SmashTV isn’t really the greatest example of that really but it’s a game I have a fairly complicated relationship with. It should, by rights, be a game that I adore. Kitsch gameshow, bit of action movie silliness in a Robotron pudding and yet, I find it almost unbearable to play because of how rigidly designed around extracting money from the player the game is. In its arcade form, it’s pretty bloody brutal and not in my preferred way. It’s a game of endurance primarily and that’s very not my bag.

As if to compound things, having ports handled by Probe was never going to ease that any. At the time they were rather notorious for putting an awful lot of effort into enormous showy graphics when that rather literally would have to come at the cost of the game. The huge sprites of Trantor made it as close to unplayable a game as can be without being obtuse, the elegance of Dan Dare 1 & 2 entirely lost in Probe’s own sequel. I can’t say I was a fan.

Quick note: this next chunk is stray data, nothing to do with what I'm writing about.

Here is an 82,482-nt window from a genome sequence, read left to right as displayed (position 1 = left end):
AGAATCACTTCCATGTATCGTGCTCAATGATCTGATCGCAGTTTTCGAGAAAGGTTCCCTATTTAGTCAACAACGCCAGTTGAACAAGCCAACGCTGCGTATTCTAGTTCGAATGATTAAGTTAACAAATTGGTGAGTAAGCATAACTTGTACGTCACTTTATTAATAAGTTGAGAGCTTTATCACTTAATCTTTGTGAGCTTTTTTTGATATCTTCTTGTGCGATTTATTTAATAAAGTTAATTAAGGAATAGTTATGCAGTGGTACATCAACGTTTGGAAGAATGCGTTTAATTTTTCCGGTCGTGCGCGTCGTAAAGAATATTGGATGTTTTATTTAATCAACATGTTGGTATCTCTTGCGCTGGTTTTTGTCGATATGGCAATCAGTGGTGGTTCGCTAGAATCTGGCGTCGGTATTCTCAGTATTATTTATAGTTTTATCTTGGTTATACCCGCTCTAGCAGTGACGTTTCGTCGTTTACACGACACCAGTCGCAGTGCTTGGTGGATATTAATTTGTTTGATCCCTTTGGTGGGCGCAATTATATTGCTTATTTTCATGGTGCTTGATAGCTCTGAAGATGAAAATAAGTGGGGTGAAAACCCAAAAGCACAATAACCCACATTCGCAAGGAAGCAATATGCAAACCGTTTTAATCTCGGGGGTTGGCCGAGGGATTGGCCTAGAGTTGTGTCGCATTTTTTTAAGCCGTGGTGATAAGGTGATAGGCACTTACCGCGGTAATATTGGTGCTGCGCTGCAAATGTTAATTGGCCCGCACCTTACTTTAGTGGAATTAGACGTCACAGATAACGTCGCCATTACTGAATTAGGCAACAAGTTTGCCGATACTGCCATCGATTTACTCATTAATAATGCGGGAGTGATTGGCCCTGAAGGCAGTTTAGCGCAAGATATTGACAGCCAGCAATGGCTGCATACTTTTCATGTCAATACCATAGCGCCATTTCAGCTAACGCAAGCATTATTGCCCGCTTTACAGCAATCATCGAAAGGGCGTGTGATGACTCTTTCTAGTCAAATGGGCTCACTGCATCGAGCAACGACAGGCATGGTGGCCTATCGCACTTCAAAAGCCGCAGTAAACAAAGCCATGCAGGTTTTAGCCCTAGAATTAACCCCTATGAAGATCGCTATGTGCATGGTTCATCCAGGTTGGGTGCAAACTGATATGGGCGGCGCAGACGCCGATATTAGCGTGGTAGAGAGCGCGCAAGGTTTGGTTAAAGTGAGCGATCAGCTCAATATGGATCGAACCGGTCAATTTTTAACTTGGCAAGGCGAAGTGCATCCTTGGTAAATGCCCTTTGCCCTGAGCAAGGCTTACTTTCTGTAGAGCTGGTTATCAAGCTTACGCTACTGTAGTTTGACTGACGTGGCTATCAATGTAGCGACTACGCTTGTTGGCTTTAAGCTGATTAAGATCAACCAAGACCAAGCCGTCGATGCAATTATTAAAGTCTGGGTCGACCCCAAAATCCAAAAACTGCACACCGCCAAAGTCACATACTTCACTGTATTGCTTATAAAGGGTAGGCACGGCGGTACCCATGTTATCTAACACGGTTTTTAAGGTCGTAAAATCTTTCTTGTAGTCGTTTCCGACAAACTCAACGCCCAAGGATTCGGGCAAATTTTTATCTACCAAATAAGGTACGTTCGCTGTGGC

And as Chinny’s video here shows, SmashTV is very much the archetypal Probe port in a couple of its iterations. The cut to the C64 version is jarring as the game loses the excessive and needless Probe-isms in favour of a starker, more traditional arcade style and it’s so, so much better.

Anyway, Chinny wades into the ports with the usual gusto so that’s enough from me.

Chinny’s Patreon is here. Subscribe to their YouTube here.

Reading: Get equipped with righteous violence…

Reminding myself that I have a copy of Treachery In Beatdown City that I really need to get round to playing this week, Dia is as on the ball as ever over on Paste.

It’s not trying for some vision of a perfect fantasy of leftist politics. Its sense of civility stops at “please stop fucking with me or I’ll beat your ass.”

It’s 2020 and being told to be nice towards people who’d gladly off you got old a long while back. I suspect me and Treachery In Beatdown City will get on just fine.